Choosing to Lose

The last days of the Liz Cheney campaign.

(Photo by Jabin Botsford/The Washington Post via Getty Images.)

JACKSON, Wyoming—Almost exactly 24 hours before her congressional career was cut short with a loss in the Republican primary vote here Tuesday evening, Liz Cheney addressed a small gathering of staff and supporters munching on bison burgers and trout tacos in a private room at the Roadhouse Brewing Company on Jackson’s main square. 

She began by thanking her top aide and confidant, Kara Ahern, and joked that the plan for election day was whatever Kara said the plan would be. Then she turned to the others in the room. “I can’t thank you guys enough,” Cheney said. “I can’t thank you enough for everything you have done, everything that you have been willing to take. I know you guys, many of you, have been on the tip of the spear for the last year and a half. I know that it has not always been easy, but I’m just so honored and humbled that you guys have all stayed in the fight—and it’s a really important fight—and we could not have done it without the hard work of all of you.”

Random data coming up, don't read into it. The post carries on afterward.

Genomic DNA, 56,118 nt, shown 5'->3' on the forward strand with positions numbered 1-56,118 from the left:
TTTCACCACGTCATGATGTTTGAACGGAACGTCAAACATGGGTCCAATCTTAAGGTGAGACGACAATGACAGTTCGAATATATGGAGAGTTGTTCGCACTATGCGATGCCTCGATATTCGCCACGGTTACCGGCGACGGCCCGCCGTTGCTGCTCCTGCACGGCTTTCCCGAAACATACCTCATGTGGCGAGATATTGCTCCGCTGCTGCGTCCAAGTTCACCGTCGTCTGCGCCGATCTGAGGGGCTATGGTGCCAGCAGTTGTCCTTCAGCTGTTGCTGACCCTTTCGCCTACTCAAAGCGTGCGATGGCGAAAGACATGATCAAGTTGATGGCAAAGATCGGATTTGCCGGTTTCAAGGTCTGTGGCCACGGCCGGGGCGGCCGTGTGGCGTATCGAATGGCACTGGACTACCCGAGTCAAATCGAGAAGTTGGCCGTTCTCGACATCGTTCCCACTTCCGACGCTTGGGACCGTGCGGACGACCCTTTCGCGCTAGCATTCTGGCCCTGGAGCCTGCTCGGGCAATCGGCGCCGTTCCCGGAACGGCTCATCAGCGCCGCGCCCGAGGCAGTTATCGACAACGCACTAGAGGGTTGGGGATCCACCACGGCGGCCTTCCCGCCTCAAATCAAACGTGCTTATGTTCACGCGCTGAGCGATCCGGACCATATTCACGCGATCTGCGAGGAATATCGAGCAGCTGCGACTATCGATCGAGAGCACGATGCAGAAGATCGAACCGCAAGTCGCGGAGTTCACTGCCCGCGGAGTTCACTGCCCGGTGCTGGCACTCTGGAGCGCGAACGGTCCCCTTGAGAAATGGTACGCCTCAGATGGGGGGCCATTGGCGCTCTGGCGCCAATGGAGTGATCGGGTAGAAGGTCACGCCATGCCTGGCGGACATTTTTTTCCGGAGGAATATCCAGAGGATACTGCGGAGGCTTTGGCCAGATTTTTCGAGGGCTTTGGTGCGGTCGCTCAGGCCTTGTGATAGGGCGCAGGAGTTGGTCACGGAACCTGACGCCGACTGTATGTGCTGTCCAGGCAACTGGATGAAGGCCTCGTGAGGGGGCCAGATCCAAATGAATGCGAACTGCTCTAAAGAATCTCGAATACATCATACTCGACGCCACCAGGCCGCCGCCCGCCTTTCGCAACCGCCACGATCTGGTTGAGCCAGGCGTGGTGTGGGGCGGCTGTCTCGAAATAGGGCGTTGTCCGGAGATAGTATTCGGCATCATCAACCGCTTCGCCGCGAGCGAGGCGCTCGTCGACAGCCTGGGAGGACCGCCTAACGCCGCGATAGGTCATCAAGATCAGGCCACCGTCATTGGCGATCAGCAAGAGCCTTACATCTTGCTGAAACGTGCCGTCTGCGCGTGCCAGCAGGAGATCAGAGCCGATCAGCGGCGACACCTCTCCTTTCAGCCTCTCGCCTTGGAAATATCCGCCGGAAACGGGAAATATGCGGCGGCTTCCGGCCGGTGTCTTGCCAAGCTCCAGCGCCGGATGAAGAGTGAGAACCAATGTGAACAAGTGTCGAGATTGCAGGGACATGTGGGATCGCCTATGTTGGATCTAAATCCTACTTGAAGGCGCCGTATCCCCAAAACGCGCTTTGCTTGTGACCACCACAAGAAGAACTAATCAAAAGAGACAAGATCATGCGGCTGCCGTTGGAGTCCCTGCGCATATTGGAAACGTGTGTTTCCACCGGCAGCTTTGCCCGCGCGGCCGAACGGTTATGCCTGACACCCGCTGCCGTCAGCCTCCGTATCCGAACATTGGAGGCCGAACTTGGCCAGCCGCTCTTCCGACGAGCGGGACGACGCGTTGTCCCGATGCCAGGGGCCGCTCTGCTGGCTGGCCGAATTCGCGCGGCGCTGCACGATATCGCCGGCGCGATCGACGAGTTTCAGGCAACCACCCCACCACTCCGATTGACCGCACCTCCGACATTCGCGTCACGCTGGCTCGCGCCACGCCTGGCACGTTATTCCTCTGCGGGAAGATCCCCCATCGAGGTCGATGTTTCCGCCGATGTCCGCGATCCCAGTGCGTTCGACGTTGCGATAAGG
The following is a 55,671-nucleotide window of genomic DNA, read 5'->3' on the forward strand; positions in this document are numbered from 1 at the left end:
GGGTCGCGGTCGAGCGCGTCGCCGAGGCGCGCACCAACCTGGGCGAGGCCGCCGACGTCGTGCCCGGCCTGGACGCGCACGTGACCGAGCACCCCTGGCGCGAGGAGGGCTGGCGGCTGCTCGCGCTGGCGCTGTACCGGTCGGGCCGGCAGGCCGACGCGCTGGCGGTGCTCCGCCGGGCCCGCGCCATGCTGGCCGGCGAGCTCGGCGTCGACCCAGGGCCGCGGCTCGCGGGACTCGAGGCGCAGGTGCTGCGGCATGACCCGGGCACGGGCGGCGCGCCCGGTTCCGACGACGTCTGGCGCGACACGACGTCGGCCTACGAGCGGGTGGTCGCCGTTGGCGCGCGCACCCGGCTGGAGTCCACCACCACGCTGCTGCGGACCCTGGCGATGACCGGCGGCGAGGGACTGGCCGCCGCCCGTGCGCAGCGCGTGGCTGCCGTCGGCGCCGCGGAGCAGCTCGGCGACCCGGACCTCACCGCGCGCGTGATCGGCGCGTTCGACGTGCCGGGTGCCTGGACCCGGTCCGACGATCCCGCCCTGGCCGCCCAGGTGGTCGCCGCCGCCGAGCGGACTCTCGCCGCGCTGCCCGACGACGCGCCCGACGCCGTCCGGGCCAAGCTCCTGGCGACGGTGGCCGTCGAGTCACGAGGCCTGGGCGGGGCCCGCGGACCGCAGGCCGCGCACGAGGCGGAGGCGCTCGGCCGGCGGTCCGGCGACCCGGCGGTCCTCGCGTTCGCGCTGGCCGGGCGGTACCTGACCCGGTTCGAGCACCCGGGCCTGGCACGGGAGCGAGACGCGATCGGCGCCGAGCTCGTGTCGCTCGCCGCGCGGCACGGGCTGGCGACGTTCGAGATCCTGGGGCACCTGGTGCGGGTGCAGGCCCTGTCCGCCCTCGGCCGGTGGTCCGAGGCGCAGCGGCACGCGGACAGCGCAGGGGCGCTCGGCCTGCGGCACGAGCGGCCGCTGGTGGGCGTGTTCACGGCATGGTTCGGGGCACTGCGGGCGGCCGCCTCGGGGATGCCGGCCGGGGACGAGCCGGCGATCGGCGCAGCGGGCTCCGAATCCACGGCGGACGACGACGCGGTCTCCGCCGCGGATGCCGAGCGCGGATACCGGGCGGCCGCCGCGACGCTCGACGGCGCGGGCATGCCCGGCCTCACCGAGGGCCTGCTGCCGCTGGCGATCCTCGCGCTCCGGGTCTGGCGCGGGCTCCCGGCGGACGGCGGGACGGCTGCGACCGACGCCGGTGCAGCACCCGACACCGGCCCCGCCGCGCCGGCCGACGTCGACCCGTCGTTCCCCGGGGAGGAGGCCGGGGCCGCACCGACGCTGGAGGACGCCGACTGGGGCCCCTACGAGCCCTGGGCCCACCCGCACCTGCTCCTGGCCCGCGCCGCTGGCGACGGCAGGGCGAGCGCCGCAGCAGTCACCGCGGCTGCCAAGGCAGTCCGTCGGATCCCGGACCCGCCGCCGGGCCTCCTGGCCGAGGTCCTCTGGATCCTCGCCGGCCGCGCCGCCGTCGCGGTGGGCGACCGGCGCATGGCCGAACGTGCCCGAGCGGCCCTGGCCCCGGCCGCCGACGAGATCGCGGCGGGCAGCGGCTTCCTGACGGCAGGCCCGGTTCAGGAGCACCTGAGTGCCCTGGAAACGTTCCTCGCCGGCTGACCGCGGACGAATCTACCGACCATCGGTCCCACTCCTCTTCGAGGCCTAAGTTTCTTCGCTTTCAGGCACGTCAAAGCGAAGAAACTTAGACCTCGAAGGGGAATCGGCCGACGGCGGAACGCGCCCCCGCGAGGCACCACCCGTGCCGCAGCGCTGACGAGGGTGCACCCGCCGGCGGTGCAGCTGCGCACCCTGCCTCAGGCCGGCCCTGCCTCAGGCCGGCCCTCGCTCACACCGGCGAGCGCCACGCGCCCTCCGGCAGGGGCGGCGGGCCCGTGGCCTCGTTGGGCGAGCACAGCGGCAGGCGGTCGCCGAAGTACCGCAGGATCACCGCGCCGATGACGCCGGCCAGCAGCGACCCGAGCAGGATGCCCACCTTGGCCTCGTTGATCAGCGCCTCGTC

For many in the room, those words conjured memories of angry calls from constituents, tense relationships with other GOP congressional staffers, even disputes with family members. Some of them defied threats from House Minority Leader Kevin McCarthy’s political operation, which insisted that they stop working for Cheney or see their work for other Republicans abruptly end. 

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